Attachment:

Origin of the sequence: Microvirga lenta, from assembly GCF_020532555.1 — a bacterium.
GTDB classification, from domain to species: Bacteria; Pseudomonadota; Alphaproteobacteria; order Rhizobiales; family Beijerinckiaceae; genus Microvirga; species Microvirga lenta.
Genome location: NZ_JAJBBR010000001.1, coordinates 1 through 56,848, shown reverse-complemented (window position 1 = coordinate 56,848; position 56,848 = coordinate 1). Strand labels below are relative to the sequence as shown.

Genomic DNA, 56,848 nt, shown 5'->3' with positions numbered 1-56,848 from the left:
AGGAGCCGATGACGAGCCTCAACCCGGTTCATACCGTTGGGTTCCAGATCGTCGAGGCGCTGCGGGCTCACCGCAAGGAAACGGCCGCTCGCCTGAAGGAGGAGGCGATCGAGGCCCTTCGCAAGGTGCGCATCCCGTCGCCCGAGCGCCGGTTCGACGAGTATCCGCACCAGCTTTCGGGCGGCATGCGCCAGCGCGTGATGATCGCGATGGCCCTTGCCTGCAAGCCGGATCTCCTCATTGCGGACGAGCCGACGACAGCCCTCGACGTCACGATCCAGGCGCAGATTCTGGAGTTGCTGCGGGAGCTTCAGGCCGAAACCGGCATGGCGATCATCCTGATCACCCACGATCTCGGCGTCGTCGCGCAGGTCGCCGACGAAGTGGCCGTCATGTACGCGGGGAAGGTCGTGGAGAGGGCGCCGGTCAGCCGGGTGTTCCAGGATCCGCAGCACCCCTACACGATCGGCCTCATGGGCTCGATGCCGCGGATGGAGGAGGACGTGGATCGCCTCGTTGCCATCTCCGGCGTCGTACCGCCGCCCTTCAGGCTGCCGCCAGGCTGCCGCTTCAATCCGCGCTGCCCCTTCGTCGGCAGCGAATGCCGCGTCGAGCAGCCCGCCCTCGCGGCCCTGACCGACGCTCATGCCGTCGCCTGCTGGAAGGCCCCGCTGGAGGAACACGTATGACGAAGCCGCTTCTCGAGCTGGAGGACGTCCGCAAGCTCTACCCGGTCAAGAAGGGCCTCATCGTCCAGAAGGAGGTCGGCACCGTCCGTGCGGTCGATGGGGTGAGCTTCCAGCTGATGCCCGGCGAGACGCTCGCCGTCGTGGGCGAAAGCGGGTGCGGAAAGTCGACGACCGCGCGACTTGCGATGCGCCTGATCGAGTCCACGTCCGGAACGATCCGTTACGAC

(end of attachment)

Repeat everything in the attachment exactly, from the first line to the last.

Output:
Origin of the sequence: Microvirga lenta, from assembly GCF_020532555.1 — a bacterium.
GTDB classification, from domain to species: Bacteria; Pseudomonadota; Alphaproteobacteria; order Rhizobiales; family Beijerinckiaceae; genus Microvirga; species Microvirga lenta.
Genome location: NZ_JAJBBR010000001.1, coordinates 1 through 56,848, shown reverse-complemented (window position 1 = coordinate 56,848; position 56,848 = coordinate 1). Strand labels below are relative to the sequence as shown.

Genomic DNA, 56,848 nt, shown 5'->3' with positions numbered 1-56,848 from the left:
AGGAGCCGATGACGAGCCTCAACCCGGTTCATACCGTTGGGTTCCAGATCGTCGAGGCGCTGCGGGCTCACCGCAAGGAAACGGCCGCTCGCCTGAAGGAGGAGGCGATCGAGGCCCTTCGCAAGGTGCGCATCCCGTCGCCCGAGCGCCGGTTCGACGAGTATCCGCACCAGCTTTCGGGCGGCATGCGCCAGCGCGTGATGATCGCGATGGCCCTTGCCTGCAAGCCGGATCTCCTCATTGCGGACGAGCCGACGACAGCCCTCGACGTCACGATCCAGGCGCAGATTCTGGAGTTGCTGCGGGAGCTTCAGGCCGAAACCGGCATGGCGATCATCCTGATCACCCACGATCTCGGCGTCGTCGCGCAGGTCGCCGACGAAGTGGCCGTCATGTACGCGGGGAAGGTCGTGGAGAGGGCGCCGGTCAGCCGGGTGTTCCAGGATCCGCAGCACCCCTACACGATCGGCCTCATGGGCTCGATGCCGCGGATGGAGGAGGACGTGGATCGCCTCGTTGCCATCTCCGGCGTCGTACCGCCGCCCTTCAGGCTGCCGCCAGGCTGCCGCTTCAATCCGCGCTGCCCCTTCGTCGGCAGCGAATGCCGCGTCGAGCAGCCCGCCCTCGCGGCCCTGACCGACGCTCATGCCGTCGCCTGCTGGAAGGCCCCGCTGGAGGAACACGTATGACGAAGCCGCTTCTCGAGCTGGAGGACGTCCGCAAGCTCTACCCGGTCAAGAAGGGCCTCATCGTCCAGAAGGAGGTCGGCACCGTCCGTGCGGTCGATGGGGTGAGCTTCCAGCTGATGCCCGGCGAGACGCTCGCCGTCGTGGGCGAAAGCGGGTGCGGAAAGTCGACGACCGCGCGACTTGCGATGCGCCTGATCGAGTCCACGTCCGGAACGATCCGTTACGAC